While surviving the political and physical dangers that police officers encounter during the span of a career, many officers look forward to retirement until that time actually arrives. Police officers nearing retirement have a number of challenges to overcome in order to truly enjoy their life after policing. In order to overcome these challenges, officers need to be informed of them early in their career. Once informed, officers and their agencies can begin planning strategies for overcoming these issues.
Some issues that officers facing retirement may encounter are known and predictable. Officers can expect to encounter a feeling of loss. This includes loss of identity once they turn in the active duty badge in addition to the loss of comradery and status (Perin, 2015). Officers can also expect to face some significant health issues (both mental and physical) related to the years of stress and shift work (Wirtz & Nachreiner, 2012). In addition to these challenges many officers are not financially prepared to actually retire, due in large part to the relatively early retirement ages that are afforded to them.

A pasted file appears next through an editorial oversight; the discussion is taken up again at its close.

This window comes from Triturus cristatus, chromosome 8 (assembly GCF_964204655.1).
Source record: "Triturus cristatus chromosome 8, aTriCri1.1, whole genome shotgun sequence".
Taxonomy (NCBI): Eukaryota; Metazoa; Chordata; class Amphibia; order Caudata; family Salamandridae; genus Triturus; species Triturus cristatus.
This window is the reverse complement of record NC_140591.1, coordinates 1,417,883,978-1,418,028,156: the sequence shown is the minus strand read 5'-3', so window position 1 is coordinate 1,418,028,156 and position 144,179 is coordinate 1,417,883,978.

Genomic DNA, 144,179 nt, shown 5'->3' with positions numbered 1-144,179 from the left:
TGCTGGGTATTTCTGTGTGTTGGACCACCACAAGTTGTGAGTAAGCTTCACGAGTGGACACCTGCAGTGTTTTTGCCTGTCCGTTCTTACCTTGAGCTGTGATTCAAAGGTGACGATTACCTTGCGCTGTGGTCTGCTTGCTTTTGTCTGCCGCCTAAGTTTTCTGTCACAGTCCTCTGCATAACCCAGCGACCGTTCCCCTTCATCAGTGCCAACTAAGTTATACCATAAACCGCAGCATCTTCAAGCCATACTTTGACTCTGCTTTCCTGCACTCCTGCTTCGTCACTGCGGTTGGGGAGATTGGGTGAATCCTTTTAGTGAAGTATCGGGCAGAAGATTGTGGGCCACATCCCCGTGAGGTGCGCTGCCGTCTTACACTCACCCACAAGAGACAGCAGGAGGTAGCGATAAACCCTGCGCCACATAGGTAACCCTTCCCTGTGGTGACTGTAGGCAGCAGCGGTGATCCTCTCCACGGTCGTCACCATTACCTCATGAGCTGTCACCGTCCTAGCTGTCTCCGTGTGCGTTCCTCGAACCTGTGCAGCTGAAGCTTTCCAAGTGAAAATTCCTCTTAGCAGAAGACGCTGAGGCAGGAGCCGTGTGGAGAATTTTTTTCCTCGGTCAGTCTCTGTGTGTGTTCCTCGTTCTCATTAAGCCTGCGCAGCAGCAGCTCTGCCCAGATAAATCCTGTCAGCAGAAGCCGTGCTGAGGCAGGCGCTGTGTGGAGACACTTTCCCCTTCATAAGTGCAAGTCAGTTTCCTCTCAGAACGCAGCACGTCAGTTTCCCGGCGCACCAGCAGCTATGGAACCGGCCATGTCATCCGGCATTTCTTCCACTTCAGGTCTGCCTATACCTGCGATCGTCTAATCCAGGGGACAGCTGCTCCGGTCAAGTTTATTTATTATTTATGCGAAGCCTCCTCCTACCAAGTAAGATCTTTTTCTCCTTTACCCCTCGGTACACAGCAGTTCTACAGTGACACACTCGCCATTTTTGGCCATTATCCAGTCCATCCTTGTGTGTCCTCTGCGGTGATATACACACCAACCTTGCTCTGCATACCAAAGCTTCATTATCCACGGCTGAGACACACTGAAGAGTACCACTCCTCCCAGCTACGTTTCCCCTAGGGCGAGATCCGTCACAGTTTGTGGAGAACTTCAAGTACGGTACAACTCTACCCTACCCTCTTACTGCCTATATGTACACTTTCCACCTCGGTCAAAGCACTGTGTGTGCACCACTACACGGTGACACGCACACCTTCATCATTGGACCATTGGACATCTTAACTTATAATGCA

Since these issues are known and can be anticipated, agencies have a responsibility to prepare their officers for their eventual retirement. In order to meet this responsibility, agencies should establish robust career long retirement planning for their officers. These plans should encompass physical and mental wellness, financial planning, and pre-retirement activity options. This approach will benefit the agencies, their officers, and their communities by fielding healthy well rounded individuals, who are optimistic about their future.